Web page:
Shopping Guide

From Blasta Books #5: SOUP by Blanca Valencia, Dee Laffan & Mei Chin

Capel Street is our favourite street in Dublin city for many reasons, but mainly for food shopping. We regularly walk the length and breadth of it and we’re obsessed with the variety of ingredients available – it’s a global food tour on our doorstep. Here are just a few of our top spots.


This Spanish food shop has a wide offering of cheeses, cured Ibérico products, rice, conservas and wines. They also stock everyday foods that, as Blanca puts it, ‘us Spanish miss from home’, like pâtés, cookies and chocolate spread, but they also stock brands like La Chinata, who make fancier products. They occasionally stock cooked octopus tentacles to make the famous Galician pulpo á feira, a dish of octopus, boiled potatoes, paprika and olive oil.


At the time of writing, Ayla is the best place in the country to buy Turkish food. The in-house bakery is the star here, with a selection of goods, savoury and sweet, that are all must-try. A wide range of sandwiches and börek, from cheesy, veggie slices to long, mince-filled, finger-shaped filo pastries, line the shelves adjacent to pidas, simit and, of course, the sweet selection, including baklava, sekerpare, trileçe and kadayif. Ayla also proudly sells their own sujuk, a smoked paprika beef sausage, which is made using Irish beef. The olive counter has a pay-by-weight selection of olives or you can buy jarred versions that are equally as good, just not as fresh, and they stock great olive oil too.


Coreana is Dublin’s only dedicated Korean food market where you will also find Korean household items like metal chopsticks, metal soup spoons and just-too-cute dishwashing gloves. Its boutique size and the meticulous organisation of its ingredients make this the ideal place to go for anyone who is interested in cooking Korean food but isn’t sure where to start.


Just a short wander from Capel Street down the side of PantiBar to Strand Street is where you’ll find Han Sung, which stocks mostly Chinese and Korean foods with a nice helping of Japanese ingredients too. Its restaurant counter in the back of the store is famous for serving delicious renditions of classics like seafood and tofu jjigae stew, kimchi fried rice and bibimbap.


While this shop, part of a chain of 20 stores, specialises in food from Eastern Europe, it’s also a supplier of other international ingredients, including from the Netherlands, Poland, Georgia, Germany and Spain. The fresh food market is particularly good and they have a range of ingredients for soups, such as sour cream, beetroot juice and kvass and barley.


Another short meander from Capel Street to the Jervis Luas stop and you’ll find this excellent Chinese store. Mei says this ‘spectacular’ seafood counter ‘has daily offerings of octopus, cockles, geoduck clams, monkfish tails, rosy snappers, turbot and live lobsters and crabs that draw customers from all countries and walks of life’. The grocery store is slightly unorganised in layout, but if you know what you’re heading in for, you can ask for directions or advice – we’ve found the staff to be really helpful.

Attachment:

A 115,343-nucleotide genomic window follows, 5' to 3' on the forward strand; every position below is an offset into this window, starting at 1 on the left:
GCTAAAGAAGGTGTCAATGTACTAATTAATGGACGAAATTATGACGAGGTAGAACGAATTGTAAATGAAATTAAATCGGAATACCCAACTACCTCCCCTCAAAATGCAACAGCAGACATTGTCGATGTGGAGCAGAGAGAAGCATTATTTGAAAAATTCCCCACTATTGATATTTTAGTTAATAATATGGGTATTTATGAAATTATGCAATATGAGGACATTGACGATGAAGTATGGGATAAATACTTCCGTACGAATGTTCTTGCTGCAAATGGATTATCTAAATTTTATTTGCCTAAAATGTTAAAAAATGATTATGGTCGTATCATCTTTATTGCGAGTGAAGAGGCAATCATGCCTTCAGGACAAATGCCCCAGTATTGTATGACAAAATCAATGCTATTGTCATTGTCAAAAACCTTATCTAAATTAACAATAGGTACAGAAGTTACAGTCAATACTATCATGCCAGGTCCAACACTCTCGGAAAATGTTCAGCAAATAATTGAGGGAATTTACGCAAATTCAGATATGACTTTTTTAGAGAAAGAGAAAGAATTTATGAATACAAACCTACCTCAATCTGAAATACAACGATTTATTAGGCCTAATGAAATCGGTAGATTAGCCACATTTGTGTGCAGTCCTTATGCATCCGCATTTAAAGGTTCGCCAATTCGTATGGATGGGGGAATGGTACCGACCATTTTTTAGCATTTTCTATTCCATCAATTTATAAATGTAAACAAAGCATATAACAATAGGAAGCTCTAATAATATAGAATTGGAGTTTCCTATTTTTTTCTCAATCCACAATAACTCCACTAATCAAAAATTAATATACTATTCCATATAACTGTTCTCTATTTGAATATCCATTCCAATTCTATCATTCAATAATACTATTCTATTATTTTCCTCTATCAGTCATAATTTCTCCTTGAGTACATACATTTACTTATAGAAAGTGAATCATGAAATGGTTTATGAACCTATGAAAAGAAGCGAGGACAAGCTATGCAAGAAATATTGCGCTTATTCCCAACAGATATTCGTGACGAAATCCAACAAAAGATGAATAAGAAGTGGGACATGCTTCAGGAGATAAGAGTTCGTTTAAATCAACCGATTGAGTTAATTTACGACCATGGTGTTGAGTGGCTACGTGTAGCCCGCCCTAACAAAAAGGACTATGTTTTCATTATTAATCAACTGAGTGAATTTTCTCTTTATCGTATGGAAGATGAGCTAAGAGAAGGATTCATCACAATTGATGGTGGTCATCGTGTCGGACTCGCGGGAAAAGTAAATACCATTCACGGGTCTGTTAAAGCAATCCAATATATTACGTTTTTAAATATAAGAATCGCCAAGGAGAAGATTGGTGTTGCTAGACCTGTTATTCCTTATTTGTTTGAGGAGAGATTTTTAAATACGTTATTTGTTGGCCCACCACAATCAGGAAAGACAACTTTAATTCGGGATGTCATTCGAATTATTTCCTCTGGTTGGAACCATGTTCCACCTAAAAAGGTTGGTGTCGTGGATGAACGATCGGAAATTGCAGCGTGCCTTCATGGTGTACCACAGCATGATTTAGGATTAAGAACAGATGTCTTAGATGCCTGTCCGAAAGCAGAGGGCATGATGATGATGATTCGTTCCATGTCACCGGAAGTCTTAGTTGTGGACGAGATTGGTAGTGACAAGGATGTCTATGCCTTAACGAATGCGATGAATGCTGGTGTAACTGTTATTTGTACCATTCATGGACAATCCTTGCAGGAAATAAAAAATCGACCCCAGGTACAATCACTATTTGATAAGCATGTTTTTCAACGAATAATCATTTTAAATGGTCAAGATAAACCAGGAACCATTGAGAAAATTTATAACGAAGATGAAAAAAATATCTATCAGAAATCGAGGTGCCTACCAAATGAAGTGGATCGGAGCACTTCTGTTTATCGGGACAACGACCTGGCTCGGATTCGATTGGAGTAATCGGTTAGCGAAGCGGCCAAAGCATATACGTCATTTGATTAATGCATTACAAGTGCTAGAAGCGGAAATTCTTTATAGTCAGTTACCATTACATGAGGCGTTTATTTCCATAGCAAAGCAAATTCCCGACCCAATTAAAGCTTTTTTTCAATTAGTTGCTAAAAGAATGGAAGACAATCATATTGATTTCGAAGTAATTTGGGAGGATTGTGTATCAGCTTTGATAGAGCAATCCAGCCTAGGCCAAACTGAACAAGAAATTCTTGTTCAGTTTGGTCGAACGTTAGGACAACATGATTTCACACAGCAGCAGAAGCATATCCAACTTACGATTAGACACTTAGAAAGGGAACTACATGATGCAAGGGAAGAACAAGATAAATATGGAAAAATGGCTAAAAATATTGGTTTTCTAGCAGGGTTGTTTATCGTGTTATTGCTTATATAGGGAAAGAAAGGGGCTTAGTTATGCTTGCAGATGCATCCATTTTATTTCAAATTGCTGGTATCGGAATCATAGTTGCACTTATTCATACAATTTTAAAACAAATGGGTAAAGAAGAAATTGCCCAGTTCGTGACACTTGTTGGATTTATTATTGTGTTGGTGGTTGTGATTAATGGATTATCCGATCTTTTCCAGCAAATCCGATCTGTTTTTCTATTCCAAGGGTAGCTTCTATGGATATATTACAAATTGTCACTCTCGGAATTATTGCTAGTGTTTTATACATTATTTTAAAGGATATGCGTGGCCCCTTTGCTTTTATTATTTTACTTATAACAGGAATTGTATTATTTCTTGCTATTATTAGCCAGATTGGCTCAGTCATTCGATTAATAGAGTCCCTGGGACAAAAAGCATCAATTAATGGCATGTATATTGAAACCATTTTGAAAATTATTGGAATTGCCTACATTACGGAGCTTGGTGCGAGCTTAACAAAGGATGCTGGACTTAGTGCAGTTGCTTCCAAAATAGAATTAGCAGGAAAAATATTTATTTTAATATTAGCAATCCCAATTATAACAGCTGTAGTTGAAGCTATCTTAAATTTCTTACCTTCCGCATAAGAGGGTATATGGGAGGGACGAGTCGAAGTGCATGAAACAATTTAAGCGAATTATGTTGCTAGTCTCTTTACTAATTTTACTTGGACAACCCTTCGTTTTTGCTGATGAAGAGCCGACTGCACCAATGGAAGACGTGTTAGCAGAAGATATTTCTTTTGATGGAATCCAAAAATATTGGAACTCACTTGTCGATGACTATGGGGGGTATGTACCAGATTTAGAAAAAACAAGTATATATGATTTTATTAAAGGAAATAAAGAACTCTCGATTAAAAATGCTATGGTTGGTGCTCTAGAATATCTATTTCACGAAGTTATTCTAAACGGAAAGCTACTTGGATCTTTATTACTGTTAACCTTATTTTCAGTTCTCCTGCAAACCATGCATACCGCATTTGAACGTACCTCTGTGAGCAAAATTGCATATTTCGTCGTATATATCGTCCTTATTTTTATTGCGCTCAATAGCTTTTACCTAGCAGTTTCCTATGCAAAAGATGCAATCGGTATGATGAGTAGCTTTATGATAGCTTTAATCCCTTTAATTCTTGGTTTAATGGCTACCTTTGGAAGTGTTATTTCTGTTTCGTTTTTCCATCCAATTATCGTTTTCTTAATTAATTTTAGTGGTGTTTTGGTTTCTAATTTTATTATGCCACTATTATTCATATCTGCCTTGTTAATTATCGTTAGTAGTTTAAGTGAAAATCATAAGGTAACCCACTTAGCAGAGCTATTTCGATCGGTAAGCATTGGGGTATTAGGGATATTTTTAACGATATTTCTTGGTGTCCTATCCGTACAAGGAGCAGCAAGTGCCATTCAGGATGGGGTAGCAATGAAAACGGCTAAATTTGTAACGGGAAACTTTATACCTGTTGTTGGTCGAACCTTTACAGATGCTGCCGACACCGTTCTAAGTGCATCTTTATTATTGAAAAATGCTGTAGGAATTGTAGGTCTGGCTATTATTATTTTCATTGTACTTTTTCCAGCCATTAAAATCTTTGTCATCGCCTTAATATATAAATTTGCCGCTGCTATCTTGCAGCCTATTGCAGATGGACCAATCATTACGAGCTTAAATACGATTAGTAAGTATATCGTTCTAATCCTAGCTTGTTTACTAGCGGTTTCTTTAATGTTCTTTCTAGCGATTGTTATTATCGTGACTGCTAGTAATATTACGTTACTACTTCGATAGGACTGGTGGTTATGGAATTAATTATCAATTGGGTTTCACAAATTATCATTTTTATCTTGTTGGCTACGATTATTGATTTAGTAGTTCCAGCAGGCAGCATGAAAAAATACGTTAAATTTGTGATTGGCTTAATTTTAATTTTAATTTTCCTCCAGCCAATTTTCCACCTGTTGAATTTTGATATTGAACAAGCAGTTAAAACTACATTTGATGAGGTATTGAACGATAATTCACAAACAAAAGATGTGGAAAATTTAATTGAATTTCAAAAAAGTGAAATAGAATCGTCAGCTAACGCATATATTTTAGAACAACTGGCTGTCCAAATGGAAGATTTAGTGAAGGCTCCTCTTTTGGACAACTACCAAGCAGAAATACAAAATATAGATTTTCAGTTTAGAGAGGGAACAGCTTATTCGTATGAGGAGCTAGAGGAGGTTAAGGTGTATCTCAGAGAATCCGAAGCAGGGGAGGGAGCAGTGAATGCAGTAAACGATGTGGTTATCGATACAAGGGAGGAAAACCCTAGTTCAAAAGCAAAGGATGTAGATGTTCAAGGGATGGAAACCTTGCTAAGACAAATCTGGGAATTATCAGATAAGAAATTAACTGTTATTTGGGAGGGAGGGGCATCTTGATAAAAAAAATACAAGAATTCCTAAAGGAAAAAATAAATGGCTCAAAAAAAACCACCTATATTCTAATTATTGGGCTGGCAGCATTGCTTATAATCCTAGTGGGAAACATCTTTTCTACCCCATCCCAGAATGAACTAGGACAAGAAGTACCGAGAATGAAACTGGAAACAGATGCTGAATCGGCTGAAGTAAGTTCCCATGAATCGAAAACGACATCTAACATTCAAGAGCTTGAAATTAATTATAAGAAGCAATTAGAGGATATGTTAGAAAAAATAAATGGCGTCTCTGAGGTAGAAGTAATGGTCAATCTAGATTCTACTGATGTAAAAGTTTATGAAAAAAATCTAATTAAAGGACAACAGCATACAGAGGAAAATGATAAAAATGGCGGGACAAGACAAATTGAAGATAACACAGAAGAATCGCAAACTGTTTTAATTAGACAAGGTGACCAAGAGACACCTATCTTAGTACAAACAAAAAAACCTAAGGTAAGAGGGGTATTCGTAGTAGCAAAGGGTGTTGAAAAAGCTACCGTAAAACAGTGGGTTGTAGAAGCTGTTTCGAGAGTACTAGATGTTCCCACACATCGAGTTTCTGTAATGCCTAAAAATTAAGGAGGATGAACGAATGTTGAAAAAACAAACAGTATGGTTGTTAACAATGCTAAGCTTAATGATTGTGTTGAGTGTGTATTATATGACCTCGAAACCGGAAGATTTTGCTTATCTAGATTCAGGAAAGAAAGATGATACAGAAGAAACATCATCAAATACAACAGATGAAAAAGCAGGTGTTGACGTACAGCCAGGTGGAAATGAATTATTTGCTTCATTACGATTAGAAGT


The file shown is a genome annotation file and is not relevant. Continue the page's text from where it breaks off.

Padoca is a quality Brazilian bakery and restaurant. Drop in here for the best breakfast tapiocas, freshly baked treats and salgados, such as sonho (custard-filled doughnuts), pão de queijo, coxinha and incredible cakes (order in advance), plus sweets such as brigadeiros and beijinhos.


This Filipino store on Mary Street off Capel Street carries Filipino ingredients and other Asian products. We love the tins for making leche flan, the ube (purple yam) cakes, banana ketchup, noodles, fresh vegetables and the ingredients for making champorado, the chocolate glutinous rice dessert. They carry the excellent baked goods from Golden Ribbon Bakery in Dorset Street (the pan de sal and pan de coco are our favourites). Staff at both this location and the Dún Laoghaire one are always helpful and will give you good recommendations, especially if you are cooking Filipino dishes.


Both ends of Capel Street are chequered with Brazilian grocery shops. Real Brasil Food & Grocery is closest to the Grattan Bridge end. While it has a big selection of ambient products, it’s best for their fresh and frozen offering, from Brazilian cheeses to meats such as picanha and Toscana sausage.

O Brasileiro, at the Parnell Street end, has a better variety of dried goods, from cassava flours to beans and tapioca. @obrasileiroshopoficial

With two on the street to choose from, you’ll definitely find everything you need.


Home to the White Rabbit Korean restaurant in the back of the market, this Asian shop is not primarily Korean, but they do have a brilliant range of Korean ramen and other (primarily) Chinese and Japanese ingredients. We love it for the packets of fresh noodles you can find in the fridge, the meat counter and the selection of vegetables.